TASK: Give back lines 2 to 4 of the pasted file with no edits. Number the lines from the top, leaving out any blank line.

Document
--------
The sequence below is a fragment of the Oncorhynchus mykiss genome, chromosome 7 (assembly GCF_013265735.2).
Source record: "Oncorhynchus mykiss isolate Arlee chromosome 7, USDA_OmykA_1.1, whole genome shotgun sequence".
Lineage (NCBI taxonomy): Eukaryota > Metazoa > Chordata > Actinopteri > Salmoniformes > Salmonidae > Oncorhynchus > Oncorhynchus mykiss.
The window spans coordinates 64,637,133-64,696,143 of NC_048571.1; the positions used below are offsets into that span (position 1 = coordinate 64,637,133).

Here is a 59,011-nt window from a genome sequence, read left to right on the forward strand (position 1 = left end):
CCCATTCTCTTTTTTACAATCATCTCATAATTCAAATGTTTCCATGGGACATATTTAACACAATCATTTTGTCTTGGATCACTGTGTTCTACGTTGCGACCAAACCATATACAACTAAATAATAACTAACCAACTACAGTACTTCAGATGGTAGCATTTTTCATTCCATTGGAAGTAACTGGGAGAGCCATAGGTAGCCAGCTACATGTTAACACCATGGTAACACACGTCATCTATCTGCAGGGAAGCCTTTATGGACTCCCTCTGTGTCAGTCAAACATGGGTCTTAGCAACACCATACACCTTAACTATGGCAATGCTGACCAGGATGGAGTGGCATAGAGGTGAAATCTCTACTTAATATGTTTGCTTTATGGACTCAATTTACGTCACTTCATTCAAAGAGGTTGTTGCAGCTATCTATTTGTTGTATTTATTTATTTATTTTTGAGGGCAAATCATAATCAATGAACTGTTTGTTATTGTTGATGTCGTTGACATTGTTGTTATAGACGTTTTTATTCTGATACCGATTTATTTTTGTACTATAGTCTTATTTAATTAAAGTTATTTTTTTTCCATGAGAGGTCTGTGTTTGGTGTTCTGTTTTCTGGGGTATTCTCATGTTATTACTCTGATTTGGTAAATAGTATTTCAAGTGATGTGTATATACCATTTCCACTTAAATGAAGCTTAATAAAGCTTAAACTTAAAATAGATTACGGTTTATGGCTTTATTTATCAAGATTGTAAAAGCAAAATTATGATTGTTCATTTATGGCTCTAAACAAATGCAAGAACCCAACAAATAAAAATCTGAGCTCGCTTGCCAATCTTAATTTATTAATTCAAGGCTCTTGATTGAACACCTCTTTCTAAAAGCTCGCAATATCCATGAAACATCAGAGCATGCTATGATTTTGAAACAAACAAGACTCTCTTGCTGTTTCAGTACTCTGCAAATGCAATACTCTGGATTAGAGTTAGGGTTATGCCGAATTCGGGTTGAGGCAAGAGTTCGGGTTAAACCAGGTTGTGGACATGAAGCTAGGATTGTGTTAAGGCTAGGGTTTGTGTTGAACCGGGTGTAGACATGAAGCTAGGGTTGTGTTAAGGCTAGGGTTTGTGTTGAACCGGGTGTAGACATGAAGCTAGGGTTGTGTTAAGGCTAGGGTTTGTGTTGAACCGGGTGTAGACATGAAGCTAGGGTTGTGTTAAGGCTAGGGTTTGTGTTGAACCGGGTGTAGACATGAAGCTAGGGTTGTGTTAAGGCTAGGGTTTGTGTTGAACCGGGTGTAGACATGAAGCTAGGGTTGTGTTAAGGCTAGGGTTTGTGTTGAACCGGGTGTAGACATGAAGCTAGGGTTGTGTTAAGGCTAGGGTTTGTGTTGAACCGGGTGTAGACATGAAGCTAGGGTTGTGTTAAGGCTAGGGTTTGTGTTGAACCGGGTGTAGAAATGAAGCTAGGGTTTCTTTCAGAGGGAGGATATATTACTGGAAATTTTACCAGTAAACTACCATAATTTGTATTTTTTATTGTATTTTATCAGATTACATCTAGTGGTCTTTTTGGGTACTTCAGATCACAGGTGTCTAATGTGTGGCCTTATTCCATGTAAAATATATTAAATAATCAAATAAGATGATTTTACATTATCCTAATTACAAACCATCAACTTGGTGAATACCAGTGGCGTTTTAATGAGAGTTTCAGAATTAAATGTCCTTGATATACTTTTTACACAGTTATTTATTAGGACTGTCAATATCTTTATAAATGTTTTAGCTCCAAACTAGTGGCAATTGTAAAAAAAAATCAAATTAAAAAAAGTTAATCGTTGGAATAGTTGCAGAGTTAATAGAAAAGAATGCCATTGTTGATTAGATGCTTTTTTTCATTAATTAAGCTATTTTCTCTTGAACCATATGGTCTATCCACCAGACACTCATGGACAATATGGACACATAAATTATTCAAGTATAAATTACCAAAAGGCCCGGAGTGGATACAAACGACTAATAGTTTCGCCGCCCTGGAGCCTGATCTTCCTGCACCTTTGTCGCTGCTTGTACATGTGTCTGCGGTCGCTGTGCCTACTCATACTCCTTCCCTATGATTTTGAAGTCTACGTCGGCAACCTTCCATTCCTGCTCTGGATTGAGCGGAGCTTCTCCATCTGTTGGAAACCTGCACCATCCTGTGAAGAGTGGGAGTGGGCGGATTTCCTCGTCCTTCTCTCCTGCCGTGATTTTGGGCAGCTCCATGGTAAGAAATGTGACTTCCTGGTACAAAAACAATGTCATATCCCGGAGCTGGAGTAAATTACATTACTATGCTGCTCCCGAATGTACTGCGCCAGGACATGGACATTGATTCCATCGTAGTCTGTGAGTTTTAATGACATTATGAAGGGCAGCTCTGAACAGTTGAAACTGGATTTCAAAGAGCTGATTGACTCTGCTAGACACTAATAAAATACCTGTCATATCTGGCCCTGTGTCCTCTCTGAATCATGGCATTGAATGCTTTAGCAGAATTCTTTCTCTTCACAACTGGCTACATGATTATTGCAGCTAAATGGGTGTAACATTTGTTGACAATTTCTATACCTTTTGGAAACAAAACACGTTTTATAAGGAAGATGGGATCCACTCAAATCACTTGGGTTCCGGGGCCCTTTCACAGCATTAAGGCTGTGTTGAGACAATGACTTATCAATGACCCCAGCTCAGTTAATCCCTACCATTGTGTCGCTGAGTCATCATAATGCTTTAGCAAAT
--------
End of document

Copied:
Source record: "Oncorhynchus mykiss isolate Arlee chromosome 7, USDA_OmykA_1.1, whole genome shotgun sequence".
Lineage (NCBI taxonomy): Eukaryota > Metazoa > Chordata > Actinopteri > Salmoniformes > Salmonidae > Oncorhynchus > Oncorhynchus mykiss.
The window spans coordinates 64,637,133-64,696,143 of NC_048571.1; the positions used below are offsets into that span (position 1 = coordinate 64,637,133).